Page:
The Assyrians

The Assyrians were fierce warriors whose kingdom was upstream on the Tigris River from the Babylonians. Their armies conquered Babylon in 911BCE and over the next three centuries, the Assyrians built the largest and powerful empire the world had known at that time.

By the seventh century BCE, Assyrian armies seized lands stretching from Egypt in the west, across Mesopotamia to Persia in the east. The Assyrians ruled over their empire with great cruelty, forcing cities to pay tribute. Tribute is payment for protection. The tribute from throughout the region made Assyrian warriors rich. The wealth also allowed the Assyrians to invest in military technology that made their armies even more fearsome.

Iron swords, lances and armor strengthened the Assyrian army because iron weapons were stronger than the bronze weapons used by other civilizations of that era. The Assyrians also used iron to create powerful battering rams. In its most simple form, a battering ram is a large, heavy log carried by several men and propelled with enough force to break down city walls. The Assyrians added wheels and canopies to their battering rams. A canopy is a small roof that protected Assyrian soldiers from rocks and spears thrown down at them by defensive forces standing atop city walls.

The invention of spoke wheels made Assyrian chariots lighter, faster, and better prepared to outrun soldiers and other chariots. This allowed Assyrian archers to shoot arrows from the chariot and escape before opponents had the opportunity to counter-attack. Arrows from their deadly crossbows could penetrate the armor of rival soldiers. About 1000BCE, the Assyrians introduced the first cavalry. A cavalry is an army that fights on horseback. The saddle had not yet been invented, so the Assyrian cavalry fought on the bare backs of their horses.


The Assyrian cavalry was also better outfitted for war, with chain mail and leather boots. Chain mail is a type of armor consisting of small metal rings linked together in a pattern to form a mesh. While other armies fought in sandals, leather boots protected Assyrian soldiers while they were around horses, and prepared the Assyrian army to fight in rough terrain and in cold weather, rain and snow.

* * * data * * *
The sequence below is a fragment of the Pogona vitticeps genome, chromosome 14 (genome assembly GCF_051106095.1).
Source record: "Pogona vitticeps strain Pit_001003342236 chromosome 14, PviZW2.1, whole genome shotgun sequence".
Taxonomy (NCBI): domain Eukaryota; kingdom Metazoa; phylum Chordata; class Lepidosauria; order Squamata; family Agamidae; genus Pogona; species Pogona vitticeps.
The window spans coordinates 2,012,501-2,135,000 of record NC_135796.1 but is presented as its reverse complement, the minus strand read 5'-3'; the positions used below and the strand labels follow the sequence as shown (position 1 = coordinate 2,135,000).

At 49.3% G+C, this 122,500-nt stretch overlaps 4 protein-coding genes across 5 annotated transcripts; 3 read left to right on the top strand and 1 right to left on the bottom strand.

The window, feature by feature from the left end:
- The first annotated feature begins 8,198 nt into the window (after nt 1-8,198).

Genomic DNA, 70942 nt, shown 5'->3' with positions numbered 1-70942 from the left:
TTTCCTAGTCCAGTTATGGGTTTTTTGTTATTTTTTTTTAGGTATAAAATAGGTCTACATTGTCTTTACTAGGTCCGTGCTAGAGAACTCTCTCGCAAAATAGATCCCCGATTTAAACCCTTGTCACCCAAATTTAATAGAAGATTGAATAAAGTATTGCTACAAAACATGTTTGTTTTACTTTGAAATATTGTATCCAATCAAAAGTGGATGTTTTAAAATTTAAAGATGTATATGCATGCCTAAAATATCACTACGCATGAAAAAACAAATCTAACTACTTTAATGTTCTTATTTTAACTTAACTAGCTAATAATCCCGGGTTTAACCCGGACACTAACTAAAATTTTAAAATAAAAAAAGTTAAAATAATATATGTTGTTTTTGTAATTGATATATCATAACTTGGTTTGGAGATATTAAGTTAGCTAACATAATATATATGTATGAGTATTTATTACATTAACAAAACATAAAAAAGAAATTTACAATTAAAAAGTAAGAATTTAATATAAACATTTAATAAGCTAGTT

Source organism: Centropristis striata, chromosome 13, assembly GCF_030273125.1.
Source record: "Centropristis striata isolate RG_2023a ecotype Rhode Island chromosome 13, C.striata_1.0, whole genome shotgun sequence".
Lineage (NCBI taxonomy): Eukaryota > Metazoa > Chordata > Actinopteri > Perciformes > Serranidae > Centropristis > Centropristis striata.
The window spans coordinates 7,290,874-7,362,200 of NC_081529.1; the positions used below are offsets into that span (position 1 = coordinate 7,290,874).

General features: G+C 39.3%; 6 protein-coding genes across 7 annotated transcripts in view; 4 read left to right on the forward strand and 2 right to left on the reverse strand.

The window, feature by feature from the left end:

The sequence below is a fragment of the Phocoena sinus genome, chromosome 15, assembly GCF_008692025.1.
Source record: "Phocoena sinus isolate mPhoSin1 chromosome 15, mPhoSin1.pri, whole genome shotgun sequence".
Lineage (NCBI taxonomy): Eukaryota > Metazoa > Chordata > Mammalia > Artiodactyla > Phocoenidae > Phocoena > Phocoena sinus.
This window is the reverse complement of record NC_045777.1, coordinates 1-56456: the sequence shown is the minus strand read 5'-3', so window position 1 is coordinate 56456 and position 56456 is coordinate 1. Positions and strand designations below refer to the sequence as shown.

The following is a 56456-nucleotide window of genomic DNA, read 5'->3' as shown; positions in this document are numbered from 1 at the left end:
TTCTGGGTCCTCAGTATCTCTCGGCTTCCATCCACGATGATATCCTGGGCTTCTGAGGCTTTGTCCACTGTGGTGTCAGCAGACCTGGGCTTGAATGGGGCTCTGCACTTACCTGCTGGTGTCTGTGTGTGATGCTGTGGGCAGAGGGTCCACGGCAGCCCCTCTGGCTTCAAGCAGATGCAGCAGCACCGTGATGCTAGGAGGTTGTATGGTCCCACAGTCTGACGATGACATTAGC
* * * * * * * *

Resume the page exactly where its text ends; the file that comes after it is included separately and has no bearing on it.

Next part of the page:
Soon after the death of the warrior king Assurbanipal in 627BCE, widespread revolts toppled the Assyrian Empire. Babylon recaptured Mesopotamia under the rule of their warrior king, Nebuchadnezzar. Mesopotamia later fell to many invading armies that included the Persians, the army of Alexander the Great, the Romans, the Turks and the British. Mesopotamia is now part of the modern nation of Iraq, a country that is struggling to develop democratic government after the brutal dictatorship of Saddam Hussein ended in 2003.

Resources

Download this lesson as Microsoft Word file
or as an Adobe Acrobat file.

Listen as Mr. Dowling reads this lesson.

Mr. Donn has an excellent website that includes
a section on Mesopotamia.


Map of Mesopotamia and Assyria

The Assyrians were a fierce warrior kingdom who lived upstream on the Tigris River from the Babylonians.



Mesopotamia - Ashurbanipal Ashurbanipal (668 – c. 627BCE) was the last strong king of the Assyrian Empire. This bronze sculpture of the Assyrian king has stood in front of the Civic Center of San Francisco, California since 1988.



Mesopotamia - Chain mail Chain mail is a type of armour consisting of small metal rings linked together in a pattern to form a mesh.



Mesopotamia - Battering Ram A battering ram was used to break open walls or doors. This image depicts an Assyrian battering ram from about the ninth century before the Common Era.




To cite this page (MLA):

Dowling, Mike. "The Assyrians."   www.mrdowling.com.  Updated July 11, 2016 .  Web.  Date of Access. <http://www.mrdowling.com/603-assyrians.html>

Copyright © 2016 by Mike Dowling. All rights reserved.